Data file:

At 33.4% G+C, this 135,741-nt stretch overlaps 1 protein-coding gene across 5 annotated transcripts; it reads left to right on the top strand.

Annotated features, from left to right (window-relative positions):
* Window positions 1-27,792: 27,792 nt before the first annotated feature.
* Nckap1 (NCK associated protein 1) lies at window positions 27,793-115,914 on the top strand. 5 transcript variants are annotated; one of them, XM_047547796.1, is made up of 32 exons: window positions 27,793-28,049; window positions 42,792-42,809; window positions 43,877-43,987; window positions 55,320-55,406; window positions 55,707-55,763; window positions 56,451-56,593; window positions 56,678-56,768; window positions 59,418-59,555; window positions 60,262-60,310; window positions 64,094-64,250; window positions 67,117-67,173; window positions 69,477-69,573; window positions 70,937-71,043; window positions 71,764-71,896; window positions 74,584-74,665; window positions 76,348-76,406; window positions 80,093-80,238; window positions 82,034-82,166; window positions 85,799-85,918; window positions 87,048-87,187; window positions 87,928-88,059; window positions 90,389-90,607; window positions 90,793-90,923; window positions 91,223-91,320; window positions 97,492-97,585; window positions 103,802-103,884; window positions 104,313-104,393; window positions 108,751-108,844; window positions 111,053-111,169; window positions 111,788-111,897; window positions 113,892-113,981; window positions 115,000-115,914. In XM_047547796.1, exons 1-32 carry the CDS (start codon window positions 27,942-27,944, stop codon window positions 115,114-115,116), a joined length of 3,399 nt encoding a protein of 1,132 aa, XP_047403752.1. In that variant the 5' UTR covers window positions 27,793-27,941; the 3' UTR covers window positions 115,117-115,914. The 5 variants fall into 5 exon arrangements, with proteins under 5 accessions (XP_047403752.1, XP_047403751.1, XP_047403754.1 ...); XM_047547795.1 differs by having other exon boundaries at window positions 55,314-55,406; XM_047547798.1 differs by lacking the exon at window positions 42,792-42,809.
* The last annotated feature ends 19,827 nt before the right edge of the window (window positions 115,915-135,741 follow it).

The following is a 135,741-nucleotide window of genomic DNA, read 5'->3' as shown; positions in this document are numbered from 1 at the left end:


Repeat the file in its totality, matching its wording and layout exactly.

At 33.4% G+C, this 135,741-nt stretch overlaps 1 protein-coding gene across 5 annotated transcripts; it reads left to right on the top strand.

Annotated features, from left to right (window-relative positions):
* Window positions 1-27,792: 27,792 nt before the first annotated feature.
* Nckap1 (NCK associated protein 1) lies at window positions 27,793-115,914 on the top strand. 5 transcript variants are annotated; one of them, XM_047547796.1, is made up of 32 exons: window positions 27,793-28,049; window positions 42,792-42,809; window positions 43,877-43,987; window positions 55,320-55,406; window positions 55,707-55,763; window positions 56,451-56,593; window positions 56,678-56,768; window positions 59,418-59,555; window positions 60,262-60,310; window positions 64,094-64,250; window positions 67,117-67,173; window positions 69,477-69,573; window positions 70,937-71,043; window positions 71,764-71,896; window positions 74,584-74,665; window positions 76,348-76,406; window positions 80,093-80,238; window positions 82,034-82,166; window positions 85,799-85,918; window positions 87,048-87,187; window positions 87,928-88,059; window positions 90,389-90,607; window positions 90,793-90,923; window positions 91,223-91,320; window positions 97,492-97,585; window positions 103,802-103,884; window positions 104,313-104,393; window positions 108,751-108,844; window positions 111,053-111,169; window positions 111,788-111,897; window positions 113,892-113,981; window positions 115,000-115,914. In XM_047547796.1, exons 1-32 carry the CDS (start codon window positions 27,942-27,944, stop codon window positions 115,114-115,116), a joined length of 3,399 nt encoding a protein of 1,132 aa, XP_047403752.1. In that variant the 5' UTR covers window positions 27,793-27,941; the 3' UTR covers window positions 115,117-115,914. The 5 variants fall into 5 exon arrangements, with proteins under 5 accessions (XP_047403752.1, XP_047403751.1, XP_047403754.1 ...); XM_047547795.1 differs by having other exon boundaries at window positions 55,314-55,406; XM_047547798.1 differs by lacking the exon at window positions 42,792-42,809.
* The last annotated feature ends 19,827 nt before the right edge of the window (window positions 115,915-135,741 follow it).

The following is a 135,741-nucleotide window of genomic DNA, read 5'->3' as shown; positions in this document are numbered from 1 at the left end: